• Make safe and effective devices available to consumers
  • Promote innovation in the medical device industry.

The release calls for review of the 510(k) process because “technology and the medical device industry have changed dramatically.” The IOM commission will specifically try to answer two principal questions:

  • Does the current 510(k) process optimally protect patients and promote innovation in support of public health?
  • If not, what legislative, regulatory, or administrative changes are recommended to achieve the goals of the 510(k) process?

The $1.3 million IOM review is slated for completion in 2011. Part of the review will include two public workshops during the next nine months, as well a final report that will be published in March 2011. Dr. Shuren also noted that in addition to this review he has outlined six priorities for CDRH including:

  • Creating an internal task force on the use of science in regulatory decision-making
  • Developing an effective compliance strategy
  • Optimally integrating premarket and postmarket information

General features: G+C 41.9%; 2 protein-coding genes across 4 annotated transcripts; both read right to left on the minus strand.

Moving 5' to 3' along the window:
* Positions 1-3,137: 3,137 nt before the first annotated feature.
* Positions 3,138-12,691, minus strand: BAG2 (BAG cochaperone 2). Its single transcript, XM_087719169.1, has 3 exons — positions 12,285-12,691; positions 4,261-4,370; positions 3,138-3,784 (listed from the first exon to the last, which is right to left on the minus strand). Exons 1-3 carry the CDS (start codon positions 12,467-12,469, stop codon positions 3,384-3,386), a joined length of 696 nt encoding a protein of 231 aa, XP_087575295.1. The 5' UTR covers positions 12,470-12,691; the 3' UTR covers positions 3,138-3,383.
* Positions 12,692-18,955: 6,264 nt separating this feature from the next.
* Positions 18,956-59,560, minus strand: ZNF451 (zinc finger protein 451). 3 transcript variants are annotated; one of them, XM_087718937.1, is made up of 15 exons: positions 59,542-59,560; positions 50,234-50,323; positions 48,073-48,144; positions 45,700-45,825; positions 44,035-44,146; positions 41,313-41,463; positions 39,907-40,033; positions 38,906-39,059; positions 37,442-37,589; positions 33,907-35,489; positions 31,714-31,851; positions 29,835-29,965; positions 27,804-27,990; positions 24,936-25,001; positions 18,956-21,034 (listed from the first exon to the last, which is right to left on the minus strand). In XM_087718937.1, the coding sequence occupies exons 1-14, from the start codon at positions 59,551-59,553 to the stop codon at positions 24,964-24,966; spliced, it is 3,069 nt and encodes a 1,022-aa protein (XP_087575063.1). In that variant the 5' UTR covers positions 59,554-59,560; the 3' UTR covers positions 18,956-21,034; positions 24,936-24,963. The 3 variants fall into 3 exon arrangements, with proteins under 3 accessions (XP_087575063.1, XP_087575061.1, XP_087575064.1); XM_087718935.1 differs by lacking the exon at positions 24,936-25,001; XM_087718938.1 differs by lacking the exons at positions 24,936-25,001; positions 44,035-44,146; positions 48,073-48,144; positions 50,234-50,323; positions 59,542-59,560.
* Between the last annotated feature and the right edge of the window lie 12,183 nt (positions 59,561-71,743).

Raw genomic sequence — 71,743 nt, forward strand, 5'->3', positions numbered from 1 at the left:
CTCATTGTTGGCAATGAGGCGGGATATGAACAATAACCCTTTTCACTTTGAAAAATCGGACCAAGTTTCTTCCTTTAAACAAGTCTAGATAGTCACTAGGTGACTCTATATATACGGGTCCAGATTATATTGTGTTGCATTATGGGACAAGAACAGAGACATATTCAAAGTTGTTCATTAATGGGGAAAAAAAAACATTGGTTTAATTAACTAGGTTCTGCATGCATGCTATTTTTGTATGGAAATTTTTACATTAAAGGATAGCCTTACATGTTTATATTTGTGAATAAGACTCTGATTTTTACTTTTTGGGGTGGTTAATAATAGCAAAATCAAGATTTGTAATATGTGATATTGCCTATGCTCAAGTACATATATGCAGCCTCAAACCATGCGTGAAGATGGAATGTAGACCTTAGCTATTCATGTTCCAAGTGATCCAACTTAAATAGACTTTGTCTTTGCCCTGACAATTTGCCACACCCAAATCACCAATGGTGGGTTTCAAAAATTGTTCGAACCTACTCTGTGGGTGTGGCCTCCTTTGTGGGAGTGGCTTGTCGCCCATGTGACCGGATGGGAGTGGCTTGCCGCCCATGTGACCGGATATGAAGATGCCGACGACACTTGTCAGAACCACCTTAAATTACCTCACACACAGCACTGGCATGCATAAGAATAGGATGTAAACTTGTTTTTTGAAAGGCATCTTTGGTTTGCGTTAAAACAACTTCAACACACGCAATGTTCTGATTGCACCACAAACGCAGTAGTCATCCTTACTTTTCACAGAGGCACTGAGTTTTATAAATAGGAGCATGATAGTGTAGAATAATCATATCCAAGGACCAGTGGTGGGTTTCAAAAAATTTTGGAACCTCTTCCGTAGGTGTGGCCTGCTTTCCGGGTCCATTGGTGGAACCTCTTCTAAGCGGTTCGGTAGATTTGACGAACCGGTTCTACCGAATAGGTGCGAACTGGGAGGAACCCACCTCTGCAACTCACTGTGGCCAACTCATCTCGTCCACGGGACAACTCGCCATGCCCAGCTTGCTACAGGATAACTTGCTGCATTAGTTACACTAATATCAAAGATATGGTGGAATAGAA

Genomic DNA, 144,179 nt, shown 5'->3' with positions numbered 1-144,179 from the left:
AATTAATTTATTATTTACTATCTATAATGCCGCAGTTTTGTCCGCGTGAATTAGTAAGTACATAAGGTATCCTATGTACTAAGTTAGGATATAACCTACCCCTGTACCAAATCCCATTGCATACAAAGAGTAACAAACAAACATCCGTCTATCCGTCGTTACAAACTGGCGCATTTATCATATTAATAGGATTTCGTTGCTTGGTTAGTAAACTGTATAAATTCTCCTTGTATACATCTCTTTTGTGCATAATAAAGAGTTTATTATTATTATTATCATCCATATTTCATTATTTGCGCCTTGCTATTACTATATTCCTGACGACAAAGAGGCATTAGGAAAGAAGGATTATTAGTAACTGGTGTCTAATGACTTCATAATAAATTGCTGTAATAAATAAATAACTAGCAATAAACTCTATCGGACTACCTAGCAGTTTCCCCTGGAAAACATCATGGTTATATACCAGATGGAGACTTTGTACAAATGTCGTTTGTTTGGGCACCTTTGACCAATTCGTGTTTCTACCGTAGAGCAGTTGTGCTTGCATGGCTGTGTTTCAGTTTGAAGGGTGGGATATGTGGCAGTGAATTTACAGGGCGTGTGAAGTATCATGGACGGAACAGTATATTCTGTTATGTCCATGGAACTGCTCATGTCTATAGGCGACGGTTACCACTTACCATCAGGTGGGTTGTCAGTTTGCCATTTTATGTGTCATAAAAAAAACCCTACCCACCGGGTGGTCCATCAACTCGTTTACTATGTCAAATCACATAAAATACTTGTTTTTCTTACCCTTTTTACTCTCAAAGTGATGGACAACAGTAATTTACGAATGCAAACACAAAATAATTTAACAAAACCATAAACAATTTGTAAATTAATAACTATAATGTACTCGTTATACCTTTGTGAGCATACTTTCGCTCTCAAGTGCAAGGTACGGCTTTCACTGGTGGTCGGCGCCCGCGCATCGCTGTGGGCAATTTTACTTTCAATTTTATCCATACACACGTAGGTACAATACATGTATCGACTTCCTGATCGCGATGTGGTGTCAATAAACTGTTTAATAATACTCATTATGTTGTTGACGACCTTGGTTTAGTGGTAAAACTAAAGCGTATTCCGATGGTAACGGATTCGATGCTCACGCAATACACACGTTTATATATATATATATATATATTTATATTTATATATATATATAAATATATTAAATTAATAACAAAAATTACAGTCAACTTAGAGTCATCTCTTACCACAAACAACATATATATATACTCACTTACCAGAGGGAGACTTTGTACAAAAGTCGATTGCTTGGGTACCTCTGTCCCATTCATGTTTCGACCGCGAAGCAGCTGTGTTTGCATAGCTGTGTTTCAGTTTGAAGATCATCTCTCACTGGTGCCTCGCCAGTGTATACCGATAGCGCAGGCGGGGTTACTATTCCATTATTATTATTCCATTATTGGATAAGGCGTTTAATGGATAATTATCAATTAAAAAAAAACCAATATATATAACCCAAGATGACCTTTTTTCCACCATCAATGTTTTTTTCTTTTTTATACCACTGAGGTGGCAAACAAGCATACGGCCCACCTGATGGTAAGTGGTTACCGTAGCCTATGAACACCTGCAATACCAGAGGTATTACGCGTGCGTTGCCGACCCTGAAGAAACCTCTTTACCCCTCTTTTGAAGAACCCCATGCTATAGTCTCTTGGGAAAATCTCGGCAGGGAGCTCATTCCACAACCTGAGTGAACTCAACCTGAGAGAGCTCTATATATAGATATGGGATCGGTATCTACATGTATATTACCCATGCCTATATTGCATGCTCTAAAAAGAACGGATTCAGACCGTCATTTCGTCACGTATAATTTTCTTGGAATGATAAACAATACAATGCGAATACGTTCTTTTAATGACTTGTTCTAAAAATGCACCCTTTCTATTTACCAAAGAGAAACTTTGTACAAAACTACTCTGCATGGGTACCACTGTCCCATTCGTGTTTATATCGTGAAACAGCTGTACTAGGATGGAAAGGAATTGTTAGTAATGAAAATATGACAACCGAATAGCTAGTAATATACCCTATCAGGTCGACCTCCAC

• Increasing transparency in decision-making
  • Establishing clear procedures to resolve differences of opinion.

While it is certainly important for the FDA and CDRH to monitor such changes, it is equally important not to hinder such breakthroughs—often led by collaboration with industry and academia—through burdensome evaluations that scare away scientists and researchers. The criteria IOM should focus on is ensuring that the technological breakthroughs from the medical device and drug industries are kept intact, so that we can keep treating patients and saving lives.   Simply setting up further delays in approvals does not constitute a solution.

For more information about the FDA premarket approval of devices read the GAO report on FDA system for device approval.